The Cradle of Humanity: Prehistoric Art and Culture
By Georges Bataille
Edited and introduced by Stuart Kendall
Translated by Michelle Kendall and Stuart Kendall
Zone Books, 2009
Distributed by The MIT Press
With Georges Bataille you can always be certain of a worthwhile intellectual adventure, and that’s what is in store here.
As the title indicates Bataille’s main interest in prehistoric art and culture lies in what it reveals about how humanity came into being. We are animals, that is without question, but we are quite peculiar creatures, unlike any other on the planet. One reason why the prehistoric period is so intriguing is because it is when man ceased to be simply an animal like all others – Neanderthal man buried his dead, as a for instance, just as we do – and how this came about is a matter of mystery even now. And there are other mysteries. The complete disappearance of Neanderthal man raises the spectre of genocide;an authentic original sin for homo sapiens as a species.
Several times in these various writings, Bataille discusses a scrawled scene to be found in a pit at the Lascaux cave, a tableau of particular significance to him that involves a man in a bird mask, a gutted bison, a retreating rhinoceros and a bird that looks down on these three from a high vantage point. The images can be seen on pages 52 and 53 of the book and the drawing of the man in a bird mask is schematic, like a hieroglyphic or a primitive grapheme.
Again and again he returns to this scene, and the story it may tell. His settled interpretation is that prehistoric men ‘felt remorse when they killed the animals that would give them nourishment’ and that our distant forebears were therefore caught in a double-bind, faced with, a cruel predicament.
Man was a hunter yet had a sense of wonder about the natural world and the creatures in it. Every time he hunted – and he needed to do so to survive – he did so with the objective to kill what he revered. Hence guilt, the need to make amends, self-harm, sacrifice. Religion, ritual and art arose from this complex morass of emotion – and man’s sense of wonder brimmed over even more. Altogether, the scrawled scene in Lascaux points towards a complicated relationship with the creatures man hunted, a relationship characterised by exploitation and expiation.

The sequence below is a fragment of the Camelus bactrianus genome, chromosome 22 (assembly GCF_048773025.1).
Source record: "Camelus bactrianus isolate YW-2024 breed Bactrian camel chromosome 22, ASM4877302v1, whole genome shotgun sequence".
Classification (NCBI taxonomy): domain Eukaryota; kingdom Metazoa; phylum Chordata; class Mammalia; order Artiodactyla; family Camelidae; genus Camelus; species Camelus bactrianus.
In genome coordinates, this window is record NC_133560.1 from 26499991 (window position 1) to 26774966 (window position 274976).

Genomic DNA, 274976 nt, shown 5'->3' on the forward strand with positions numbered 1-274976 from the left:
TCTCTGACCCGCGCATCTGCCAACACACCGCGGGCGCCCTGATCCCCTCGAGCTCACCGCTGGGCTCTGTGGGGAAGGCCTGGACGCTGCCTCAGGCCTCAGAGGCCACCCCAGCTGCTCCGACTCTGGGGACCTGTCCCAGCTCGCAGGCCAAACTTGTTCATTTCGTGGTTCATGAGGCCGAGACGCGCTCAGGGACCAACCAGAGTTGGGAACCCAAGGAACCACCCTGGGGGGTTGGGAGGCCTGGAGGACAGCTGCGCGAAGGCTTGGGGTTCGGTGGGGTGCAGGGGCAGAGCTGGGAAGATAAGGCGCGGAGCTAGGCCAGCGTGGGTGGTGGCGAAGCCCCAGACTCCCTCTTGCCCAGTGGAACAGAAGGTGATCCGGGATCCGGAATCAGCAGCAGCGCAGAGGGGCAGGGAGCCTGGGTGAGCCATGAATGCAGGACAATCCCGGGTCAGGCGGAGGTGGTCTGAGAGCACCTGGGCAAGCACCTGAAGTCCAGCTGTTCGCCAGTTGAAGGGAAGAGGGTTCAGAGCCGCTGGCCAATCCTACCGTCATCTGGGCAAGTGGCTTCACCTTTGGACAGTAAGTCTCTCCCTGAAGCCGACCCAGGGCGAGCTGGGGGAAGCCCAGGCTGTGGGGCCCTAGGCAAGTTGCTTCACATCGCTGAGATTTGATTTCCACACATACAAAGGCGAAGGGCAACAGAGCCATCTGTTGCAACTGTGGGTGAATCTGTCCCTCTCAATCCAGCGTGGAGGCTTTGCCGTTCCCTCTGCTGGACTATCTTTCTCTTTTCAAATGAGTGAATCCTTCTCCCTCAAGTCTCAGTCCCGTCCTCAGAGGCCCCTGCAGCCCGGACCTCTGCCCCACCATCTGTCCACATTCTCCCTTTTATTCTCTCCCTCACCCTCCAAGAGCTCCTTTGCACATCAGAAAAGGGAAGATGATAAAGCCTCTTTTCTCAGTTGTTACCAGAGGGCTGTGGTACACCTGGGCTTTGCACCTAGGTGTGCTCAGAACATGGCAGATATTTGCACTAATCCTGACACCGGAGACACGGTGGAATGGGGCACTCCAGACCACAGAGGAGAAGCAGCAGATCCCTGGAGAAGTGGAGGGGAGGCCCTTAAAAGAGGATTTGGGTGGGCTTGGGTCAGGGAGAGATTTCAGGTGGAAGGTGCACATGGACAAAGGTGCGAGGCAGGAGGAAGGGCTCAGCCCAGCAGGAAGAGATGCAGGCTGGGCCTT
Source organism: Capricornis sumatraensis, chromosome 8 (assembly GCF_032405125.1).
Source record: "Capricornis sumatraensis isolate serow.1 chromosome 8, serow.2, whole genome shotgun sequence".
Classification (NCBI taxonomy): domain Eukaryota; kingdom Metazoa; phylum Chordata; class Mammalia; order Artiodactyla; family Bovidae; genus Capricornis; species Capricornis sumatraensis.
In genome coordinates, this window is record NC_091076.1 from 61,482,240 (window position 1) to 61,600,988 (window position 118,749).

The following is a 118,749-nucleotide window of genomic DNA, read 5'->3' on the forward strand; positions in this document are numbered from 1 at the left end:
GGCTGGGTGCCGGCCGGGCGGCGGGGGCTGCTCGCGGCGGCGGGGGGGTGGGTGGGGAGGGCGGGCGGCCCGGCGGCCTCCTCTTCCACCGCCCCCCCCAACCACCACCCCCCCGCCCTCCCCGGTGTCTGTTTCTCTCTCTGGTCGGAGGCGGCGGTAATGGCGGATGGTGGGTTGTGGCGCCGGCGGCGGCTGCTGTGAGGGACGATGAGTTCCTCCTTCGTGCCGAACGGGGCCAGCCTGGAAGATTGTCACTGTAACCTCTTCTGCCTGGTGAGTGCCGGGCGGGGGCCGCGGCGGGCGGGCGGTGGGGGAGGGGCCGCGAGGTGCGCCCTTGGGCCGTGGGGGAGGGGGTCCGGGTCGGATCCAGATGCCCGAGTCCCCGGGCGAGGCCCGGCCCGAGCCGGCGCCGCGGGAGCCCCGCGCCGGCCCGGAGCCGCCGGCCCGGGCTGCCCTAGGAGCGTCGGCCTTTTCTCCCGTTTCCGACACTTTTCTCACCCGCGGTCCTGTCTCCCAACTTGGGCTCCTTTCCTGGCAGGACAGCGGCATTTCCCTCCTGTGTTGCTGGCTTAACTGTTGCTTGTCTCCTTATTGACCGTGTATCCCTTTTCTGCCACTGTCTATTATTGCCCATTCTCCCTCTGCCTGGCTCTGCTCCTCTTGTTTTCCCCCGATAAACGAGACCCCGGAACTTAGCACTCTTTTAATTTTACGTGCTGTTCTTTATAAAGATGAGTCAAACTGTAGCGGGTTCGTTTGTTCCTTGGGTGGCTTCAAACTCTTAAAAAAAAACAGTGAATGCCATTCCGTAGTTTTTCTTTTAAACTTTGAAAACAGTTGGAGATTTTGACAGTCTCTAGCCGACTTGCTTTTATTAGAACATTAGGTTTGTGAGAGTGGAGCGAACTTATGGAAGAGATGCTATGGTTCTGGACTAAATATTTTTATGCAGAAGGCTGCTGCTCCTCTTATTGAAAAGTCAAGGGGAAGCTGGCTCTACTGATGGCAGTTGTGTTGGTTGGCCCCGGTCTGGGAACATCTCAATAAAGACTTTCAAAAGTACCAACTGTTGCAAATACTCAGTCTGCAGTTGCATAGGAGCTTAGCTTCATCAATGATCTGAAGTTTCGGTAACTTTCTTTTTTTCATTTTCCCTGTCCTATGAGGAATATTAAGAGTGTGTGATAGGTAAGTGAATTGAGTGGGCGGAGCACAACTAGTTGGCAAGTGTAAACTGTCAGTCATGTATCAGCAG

Bataille writes of paintings to be found in this cave:
What Lascaux man discovered in the convulsive obscurity of the animal world… is that grandeur is linked to the fact of being suspended, hung over the abyss of death, yet full of virile force. (173).
All such reflections on our origins – despite the danger of romanticising or, conversely, belittling these early men and women – cannot but lead to a kind of awe. Bataille makes one statement that perhaps needs to be revised
Poetic genius is found in all peoples, it is common in all human beings, but it manifested itself in Lascaux with the kind of crashing roar that is proper to birth. (159)
Those paintings date back 17,000 years while the paintings in the Chauvet caves, discovered less than a decade ago by three speleologists, including the afore-mentioned Chauvet, are about 30,000 years old. Quite what Bataille would have made of them is anybody’s guess. Oh, to be a fly on the wall while he and Werner Herzog chatted cosily about them! My review of Herzog’s documentary on the Chauvet caves can be read here.
In this book there are six essays, two lectures (delivered in 1952 and 1955), two book reviews and a sketch for a film. The film was unfortunately unmade (Jean Painlevé might have got a good film out of the outline included here) and three of the essays were unpublished during Bataille’s lifetime. All were written over a period of about 30 years. Clearly, they address questions concerning our origins that are of fundamental importance to us all, questions which preoccupied Bataille right up until his death in 1962. In his introduction, the editor Stuart Kendall quotes Bataille as saying ‘I have sacrificed everything to the search for a perspective which reveals the unity of the human spirit’ (30). It is a privilege to read this book and to engage with the thought of such a man. The Cradle of Humanity is an intellectual ride and a half, and no mistake.